My main goal in building this collection is to address the issues caused by a lack of access to water, and the impact which that has not only on a society as a whole, but on women, particularly in rural regions. For those of us who live in cities, it’s easy to take for granted the privilege of access to water - while those living beyond the city grid often encounter challenges that not only impact their health, but also their ability to contribute to the development of their communities.
Each piece addresses the impact of water access as it relates to issues like women’s liberation, health, sanitation and education. While travelling across Ethiopia for my work, I often encounter streams of women traveling on foot and carrying heavy burdens of water. I have understood that women spend a great deal of time fetching water for the household, which has an adverse effect on the progress of women in our society. We cannot refute that it is mainly women who bear responsibility for collecting water, a burden that has great consequences for our future and the development of our nation.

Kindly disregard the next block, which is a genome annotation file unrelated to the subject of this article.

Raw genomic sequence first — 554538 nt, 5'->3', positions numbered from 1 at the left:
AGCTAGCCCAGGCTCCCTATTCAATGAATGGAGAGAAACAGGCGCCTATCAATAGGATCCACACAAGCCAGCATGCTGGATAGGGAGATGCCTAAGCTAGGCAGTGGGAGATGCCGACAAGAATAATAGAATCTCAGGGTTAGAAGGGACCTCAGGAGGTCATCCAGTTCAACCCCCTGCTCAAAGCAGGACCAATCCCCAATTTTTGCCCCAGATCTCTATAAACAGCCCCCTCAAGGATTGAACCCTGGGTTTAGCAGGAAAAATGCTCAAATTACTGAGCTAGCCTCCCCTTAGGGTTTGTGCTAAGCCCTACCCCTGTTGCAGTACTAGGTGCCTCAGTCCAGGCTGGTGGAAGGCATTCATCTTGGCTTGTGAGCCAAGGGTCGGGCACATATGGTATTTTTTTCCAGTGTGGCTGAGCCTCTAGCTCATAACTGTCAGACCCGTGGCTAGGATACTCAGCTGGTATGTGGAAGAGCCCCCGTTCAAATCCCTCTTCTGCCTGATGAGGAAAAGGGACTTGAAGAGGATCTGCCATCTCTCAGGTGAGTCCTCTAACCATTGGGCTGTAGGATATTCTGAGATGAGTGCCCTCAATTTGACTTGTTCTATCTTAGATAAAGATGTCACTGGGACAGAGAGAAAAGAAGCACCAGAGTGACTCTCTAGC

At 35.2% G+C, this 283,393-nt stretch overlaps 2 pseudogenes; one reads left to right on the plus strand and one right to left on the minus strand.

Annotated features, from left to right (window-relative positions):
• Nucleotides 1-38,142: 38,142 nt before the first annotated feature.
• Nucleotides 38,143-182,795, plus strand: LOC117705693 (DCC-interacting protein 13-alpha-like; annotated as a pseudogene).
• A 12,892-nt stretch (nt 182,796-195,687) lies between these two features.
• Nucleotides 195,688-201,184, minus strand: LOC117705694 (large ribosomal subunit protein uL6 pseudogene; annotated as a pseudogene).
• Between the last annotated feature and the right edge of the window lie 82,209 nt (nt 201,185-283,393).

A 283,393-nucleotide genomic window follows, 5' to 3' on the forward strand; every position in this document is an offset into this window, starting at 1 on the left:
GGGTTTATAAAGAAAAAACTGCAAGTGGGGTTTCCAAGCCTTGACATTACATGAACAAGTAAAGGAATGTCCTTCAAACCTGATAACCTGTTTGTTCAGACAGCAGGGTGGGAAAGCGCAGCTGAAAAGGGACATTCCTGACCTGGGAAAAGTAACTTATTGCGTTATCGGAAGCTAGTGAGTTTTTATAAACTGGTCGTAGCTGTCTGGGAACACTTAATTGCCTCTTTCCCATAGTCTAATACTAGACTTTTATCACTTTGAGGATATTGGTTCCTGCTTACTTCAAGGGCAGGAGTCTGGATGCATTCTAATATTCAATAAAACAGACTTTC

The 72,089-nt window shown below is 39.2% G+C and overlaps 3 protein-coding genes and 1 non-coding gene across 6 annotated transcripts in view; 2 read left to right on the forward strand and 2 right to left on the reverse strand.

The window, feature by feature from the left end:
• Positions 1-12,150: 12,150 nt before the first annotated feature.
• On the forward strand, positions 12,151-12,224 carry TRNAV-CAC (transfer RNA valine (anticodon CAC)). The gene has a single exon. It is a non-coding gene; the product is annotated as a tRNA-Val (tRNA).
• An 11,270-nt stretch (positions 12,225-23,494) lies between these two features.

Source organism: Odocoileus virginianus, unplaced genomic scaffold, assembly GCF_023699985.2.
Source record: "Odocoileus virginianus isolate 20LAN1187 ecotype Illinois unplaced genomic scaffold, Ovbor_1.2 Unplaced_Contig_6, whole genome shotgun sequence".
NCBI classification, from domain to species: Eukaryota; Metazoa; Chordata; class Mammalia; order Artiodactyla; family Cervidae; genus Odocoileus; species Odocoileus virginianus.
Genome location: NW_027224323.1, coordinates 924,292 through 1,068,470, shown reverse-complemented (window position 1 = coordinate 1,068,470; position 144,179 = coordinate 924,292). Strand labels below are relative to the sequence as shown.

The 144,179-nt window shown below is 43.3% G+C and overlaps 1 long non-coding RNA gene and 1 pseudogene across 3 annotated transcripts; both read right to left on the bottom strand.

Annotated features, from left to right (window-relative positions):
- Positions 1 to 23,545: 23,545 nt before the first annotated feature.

Hence, supporting access to water in rural regions in Africa is an urgent social issue, as well as an essential determining factor in the self-sustainability of a community. I have chosen to create a few of these pieces in Dallol, Afar, Ethiopia – an extreme landscape that places emphasis on the message I am transmitting. The world is continually bombarded with images of the social plight of Africa; therefore my focus in this project was to address these topics without the cliché that we see in mainstream media. In a sense, to advocate through art.